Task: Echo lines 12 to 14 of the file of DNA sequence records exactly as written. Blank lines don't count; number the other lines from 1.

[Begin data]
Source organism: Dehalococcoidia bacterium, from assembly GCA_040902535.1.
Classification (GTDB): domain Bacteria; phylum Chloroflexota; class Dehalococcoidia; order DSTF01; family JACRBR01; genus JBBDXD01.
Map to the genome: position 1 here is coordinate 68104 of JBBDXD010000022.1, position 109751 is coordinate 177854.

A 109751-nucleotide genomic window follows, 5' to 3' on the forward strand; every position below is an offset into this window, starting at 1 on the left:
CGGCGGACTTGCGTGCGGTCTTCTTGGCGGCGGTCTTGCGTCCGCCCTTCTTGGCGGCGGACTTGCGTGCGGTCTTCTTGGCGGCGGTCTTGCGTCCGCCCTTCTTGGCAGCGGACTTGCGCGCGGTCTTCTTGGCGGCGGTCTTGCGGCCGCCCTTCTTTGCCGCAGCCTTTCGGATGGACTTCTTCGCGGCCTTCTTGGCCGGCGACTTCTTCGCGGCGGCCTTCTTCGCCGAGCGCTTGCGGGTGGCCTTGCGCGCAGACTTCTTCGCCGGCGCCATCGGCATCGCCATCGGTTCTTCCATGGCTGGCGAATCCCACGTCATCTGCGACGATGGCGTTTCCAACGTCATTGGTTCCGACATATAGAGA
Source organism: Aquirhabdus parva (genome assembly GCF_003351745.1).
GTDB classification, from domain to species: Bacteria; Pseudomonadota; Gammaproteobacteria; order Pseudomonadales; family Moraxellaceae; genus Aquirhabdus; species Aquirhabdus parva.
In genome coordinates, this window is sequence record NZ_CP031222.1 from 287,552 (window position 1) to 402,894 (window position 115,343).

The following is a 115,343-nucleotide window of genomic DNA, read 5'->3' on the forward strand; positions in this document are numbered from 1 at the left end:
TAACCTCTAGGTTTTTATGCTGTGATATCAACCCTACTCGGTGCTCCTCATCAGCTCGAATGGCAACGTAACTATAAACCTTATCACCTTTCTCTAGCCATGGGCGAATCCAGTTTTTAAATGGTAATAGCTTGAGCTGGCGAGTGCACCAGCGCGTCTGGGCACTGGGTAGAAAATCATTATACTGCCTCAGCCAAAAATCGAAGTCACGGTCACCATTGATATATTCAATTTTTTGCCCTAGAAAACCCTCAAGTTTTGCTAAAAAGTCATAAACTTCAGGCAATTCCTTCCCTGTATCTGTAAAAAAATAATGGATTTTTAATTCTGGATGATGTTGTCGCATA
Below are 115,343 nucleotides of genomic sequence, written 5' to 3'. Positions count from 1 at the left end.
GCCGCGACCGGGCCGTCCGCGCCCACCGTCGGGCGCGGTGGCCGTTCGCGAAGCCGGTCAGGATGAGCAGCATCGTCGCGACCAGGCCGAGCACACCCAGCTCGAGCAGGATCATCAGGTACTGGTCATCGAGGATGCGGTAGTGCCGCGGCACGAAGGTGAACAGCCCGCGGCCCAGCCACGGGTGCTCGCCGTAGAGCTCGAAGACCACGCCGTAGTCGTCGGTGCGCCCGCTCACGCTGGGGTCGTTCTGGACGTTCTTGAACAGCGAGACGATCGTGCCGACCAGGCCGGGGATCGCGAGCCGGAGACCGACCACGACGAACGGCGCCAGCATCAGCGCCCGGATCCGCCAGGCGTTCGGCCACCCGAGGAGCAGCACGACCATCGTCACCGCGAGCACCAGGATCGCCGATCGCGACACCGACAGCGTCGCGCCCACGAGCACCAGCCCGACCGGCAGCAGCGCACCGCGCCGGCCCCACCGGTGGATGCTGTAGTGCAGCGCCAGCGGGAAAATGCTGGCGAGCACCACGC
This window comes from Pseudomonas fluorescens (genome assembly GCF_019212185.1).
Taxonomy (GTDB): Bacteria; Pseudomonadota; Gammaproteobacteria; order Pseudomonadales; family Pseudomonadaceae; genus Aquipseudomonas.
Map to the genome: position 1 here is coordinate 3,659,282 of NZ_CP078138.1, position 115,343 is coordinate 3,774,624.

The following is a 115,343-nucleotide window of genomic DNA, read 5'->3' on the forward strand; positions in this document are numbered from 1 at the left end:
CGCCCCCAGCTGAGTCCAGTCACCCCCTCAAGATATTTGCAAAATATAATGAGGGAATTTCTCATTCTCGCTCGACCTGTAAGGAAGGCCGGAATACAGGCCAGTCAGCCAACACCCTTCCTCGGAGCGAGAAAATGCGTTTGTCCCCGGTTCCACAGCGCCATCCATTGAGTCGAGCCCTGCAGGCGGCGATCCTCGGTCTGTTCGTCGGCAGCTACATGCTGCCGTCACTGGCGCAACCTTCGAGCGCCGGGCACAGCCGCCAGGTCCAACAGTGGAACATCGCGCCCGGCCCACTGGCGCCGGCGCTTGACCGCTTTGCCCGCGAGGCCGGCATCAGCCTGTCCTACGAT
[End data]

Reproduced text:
GCCGCGACCGGGCCGTCCGCGCCCACCGTCGGGCGCGGTGGCCGTTCGCGAAGCCGGTCAGGATGAGCAGCATCGTCGCGACCAGGCCGAGCACACCCAGCTCGAGCAGGATCATCAGGTACTGGTCATCGAGGATGCGGTAGTGCCGCGGCACGAAGGTGAACAGCCCGCGGCCCAGCCACGGGTGCTCGCCGTAGAGCTCGAAGACCACGCCGTAGTCGTCGGTGCGCCCGCTCACGCTGGGGTCGTTCTGGACGTTCTTGAACAGCGAGACGATCGTGCCGACCAGGCCGGGGATCGCGAGCCGGAGACCGACCACGACGAACGGCGCCAGCATCAGCGCCCGGATCCGCCAGGCGTTCGGCCACCCGAGGAGCAGCACGACCATCGTCACCGCGAGCACCAGGATCGCCGATCGCGACACCGACAGCGTCGCGCCCACGAGCACCAGCCCGACCGGCAGCAGCGCACCGCGCCGGCCCCACCGGTGGATGCTGTAGTGCAGCGCCAGCGGGAAAATGCTGGCGAGCACCACGC
This window comes from Pseudomonas fluorescens (genome assembly GCF_019212185.1).
Taxonomy (GTDB): Bacteria; Pseudomonadota; Gammaproteobacteria; order Pseudomonadales; family Pseudomonadaceae; genus Aquipseudomonas.